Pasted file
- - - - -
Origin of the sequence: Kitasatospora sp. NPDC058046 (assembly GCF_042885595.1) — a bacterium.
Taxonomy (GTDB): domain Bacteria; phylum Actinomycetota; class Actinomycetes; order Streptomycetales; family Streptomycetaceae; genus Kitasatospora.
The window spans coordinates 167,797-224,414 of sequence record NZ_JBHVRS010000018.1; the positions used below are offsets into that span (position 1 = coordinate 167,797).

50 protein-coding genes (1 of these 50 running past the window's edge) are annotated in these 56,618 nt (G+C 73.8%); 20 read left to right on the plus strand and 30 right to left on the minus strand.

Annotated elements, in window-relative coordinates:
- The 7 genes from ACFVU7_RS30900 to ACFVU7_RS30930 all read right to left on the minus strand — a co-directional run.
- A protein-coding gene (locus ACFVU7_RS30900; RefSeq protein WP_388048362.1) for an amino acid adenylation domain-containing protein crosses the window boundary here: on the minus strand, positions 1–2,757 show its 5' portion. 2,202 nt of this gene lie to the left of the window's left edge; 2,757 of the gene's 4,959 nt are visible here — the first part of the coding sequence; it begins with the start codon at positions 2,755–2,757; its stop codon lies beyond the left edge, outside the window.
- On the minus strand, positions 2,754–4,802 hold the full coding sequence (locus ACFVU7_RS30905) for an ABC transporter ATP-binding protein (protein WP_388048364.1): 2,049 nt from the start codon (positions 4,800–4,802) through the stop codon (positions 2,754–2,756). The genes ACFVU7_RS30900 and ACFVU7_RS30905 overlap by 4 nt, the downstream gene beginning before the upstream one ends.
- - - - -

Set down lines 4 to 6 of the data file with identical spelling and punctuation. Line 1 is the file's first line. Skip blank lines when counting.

50 protein-coding genes (1 of these 50 running past the window's edge) are annotated in these 56,618 nt (G+C 73.8%); 20 read left to right on the plus strand and 30 right to left on the minus strand.

Annotated elements, in window-relative coordinates:
- The 7 genes from ACFVU7_RS30900 to ACFVU7_RS30930 all read right to left on the minus strand — a co-directional run.